A full treatment plan is always taken into consideration when we deal with facial trauma. The age of the patient, anatomic site of the trauma, complexity of the injury and how long since the injury occurred is taken into account. Ideally, don’t put off your incident for more than 4 days! This is prime healing time, and if any longer, could extend the healing and complicate the treatment process.

This is why it is very important to always wear protective gear! Remember to always have your children wear seatbelts, and invest in booster or car seats so your children can receive the full protection of seatbelt coverage.
During play, remember shin guards, mouth guards and helmets! Especially when riding a bike!

Play it safe, and if life throws a curve ball (at your face!) give West Texas Oral Facial Surgery a call at Lubbock Office Phone Number 806-792-6291

Oral Cancer and Hepatitis C

'Oral Cancer' 'Hepatitis C'

The Journal of the National Cancer Institute (JNCI) recently found that individuals infected with the hepatitis C virus are two to five times more likely to develop head and neck cancers. The JNCI study found that the risk for hepatitis C patients of developing head and neck cancers more than doubled for oral cavity and oropharynx cancers, and increased nearly five times for larynx cancers. As well, patients that are hepatitis C virus-positive were also more likely to test positive for human papillomavirus (HPV).

The question remains, how does hepatitis C virus increase oral cancer risk?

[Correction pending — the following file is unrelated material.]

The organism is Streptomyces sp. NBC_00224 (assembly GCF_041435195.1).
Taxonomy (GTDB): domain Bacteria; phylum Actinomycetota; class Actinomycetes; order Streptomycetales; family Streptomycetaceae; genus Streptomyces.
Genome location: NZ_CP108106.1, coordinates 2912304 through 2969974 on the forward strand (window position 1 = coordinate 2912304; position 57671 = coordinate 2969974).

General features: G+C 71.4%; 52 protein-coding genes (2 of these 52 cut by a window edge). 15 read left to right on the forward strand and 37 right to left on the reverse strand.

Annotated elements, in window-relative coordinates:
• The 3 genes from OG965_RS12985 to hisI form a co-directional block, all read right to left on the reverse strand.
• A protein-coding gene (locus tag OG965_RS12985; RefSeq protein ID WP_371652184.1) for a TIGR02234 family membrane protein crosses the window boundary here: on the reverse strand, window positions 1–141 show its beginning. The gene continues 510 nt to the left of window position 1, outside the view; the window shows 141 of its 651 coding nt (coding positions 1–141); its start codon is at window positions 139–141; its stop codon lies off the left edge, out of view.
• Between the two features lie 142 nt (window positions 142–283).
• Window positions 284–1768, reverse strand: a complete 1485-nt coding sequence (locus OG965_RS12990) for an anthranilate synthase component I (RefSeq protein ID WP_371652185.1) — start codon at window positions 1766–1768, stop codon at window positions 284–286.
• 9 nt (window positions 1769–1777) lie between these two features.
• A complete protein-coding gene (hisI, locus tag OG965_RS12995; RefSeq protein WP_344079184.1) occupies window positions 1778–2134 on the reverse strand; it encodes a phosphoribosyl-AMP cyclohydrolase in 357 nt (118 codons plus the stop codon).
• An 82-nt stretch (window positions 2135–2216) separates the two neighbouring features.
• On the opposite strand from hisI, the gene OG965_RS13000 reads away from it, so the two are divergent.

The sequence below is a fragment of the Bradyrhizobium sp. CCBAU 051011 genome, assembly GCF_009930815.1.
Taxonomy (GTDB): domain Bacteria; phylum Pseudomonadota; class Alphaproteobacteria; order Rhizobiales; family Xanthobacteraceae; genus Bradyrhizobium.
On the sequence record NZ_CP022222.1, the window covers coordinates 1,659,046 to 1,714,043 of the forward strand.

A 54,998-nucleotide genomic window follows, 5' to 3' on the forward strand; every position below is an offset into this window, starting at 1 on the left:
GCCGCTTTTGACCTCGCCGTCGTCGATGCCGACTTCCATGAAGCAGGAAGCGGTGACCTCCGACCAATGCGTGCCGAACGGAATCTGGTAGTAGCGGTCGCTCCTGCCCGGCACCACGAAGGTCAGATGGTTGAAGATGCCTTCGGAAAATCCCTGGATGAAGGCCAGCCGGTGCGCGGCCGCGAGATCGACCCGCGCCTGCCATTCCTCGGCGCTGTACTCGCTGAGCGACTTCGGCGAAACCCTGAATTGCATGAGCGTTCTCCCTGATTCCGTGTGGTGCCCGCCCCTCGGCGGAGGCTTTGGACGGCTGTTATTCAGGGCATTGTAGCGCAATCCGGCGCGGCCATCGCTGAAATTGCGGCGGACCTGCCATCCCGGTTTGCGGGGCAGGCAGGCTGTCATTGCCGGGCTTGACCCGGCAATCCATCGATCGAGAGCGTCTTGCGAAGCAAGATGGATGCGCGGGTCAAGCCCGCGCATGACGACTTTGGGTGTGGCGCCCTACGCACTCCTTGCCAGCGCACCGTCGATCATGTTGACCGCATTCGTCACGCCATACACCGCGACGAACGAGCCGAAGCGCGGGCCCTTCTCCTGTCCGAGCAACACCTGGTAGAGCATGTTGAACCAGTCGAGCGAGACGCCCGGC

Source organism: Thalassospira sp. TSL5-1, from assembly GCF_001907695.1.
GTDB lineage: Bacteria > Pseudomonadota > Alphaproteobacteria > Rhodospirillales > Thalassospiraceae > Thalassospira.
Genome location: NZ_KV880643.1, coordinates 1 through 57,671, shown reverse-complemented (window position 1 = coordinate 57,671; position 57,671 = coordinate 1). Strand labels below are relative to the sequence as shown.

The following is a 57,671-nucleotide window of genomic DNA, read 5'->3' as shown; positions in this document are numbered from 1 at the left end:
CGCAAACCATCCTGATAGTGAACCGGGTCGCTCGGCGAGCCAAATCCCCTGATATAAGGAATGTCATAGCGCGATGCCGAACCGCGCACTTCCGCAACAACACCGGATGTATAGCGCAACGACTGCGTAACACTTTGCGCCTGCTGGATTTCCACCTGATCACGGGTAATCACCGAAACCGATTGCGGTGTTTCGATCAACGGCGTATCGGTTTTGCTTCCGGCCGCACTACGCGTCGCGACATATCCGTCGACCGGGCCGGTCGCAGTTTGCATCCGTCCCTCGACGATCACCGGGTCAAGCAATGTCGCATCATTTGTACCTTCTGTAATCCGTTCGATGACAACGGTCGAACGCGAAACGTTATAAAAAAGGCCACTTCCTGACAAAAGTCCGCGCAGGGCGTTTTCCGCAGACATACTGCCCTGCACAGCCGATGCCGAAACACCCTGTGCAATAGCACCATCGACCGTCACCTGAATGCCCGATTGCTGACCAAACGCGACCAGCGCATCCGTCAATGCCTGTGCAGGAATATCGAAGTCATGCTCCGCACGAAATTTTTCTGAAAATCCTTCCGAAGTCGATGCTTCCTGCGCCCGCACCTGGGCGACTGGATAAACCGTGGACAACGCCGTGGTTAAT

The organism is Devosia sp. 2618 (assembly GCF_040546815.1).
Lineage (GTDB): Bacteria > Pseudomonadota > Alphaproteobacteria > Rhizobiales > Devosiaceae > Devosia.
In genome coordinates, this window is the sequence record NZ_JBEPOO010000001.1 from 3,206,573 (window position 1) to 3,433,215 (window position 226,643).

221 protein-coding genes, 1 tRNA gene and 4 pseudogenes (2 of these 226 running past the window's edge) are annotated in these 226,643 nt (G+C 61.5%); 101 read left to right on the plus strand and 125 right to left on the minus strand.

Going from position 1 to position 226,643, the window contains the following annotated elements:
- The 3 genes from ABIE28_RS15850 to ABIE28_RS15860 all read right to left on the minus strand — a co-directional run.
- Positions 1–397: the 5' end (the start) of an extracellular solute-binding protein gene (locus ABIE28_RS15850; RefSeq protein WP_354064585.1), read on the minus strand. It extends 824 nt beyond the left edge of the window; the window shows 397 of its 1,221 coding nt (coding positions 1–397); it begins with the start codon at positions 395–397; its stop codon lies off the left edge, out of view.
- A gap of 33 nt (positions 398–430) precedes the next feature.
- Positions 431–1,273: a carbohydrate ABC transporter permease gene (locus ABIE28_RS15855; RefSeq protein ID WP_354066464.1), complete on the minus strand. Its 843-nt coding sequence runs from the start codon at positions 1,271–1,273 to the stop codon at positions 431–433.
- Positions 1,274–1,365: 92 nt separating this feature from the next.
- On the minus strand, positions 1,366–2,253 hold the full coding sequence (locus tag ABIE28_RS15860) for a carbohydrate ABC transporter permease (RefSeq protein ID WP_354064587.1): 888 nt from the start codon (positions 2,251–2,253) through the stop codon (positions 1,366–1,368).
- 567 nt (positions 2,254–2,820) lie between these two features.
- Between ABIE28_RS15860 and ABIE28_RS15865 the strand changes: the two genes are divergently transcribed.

The JNCI research found that patients infected with the hepatitis C virus had a higher odd ratio of having cancer of the oral cavity, oropharynx, or larynx than those without hepatitis C virus infection. Enhanced replication of hepatitis C virus in oropharyngeal tissues may in fact contribute to chronic inflammation, ultimately prompting cancer development. Human papillomavirus is known to suppress local immune response, which may accelerate the production of hepatitis C virus in oropharyngeal cells. The JNCI notes that human papillomavirus and hepatitis C virus may play a “synergistic role” in the development of oropharyngeal cancers by stimulating loss or destruction of tumor suppressor proteins p53 and retinoblastoma protein.

The JNCI notes that one of the study’s limitations is that it didn’t include individuals with hepatitis C virus who didn’t have oral cancer. All and all, it is important to take away from The Journal of the National Cancer Institute’s study that it is important to educate Hepatology (study of liver, gallbladder and pancreas health) and infectious disease specialists. These doctors who treat patients with hepatitis C virus need to understand that the hepatitis C virus not only drastically affect liver health, but it’s also a systemic infection that can drastically affect oral health.

Your oral health is important to us. If you suspect that your oral health is at risk, give West Texas Oral Facial Surgery a call today and schedule an oral cancer screening!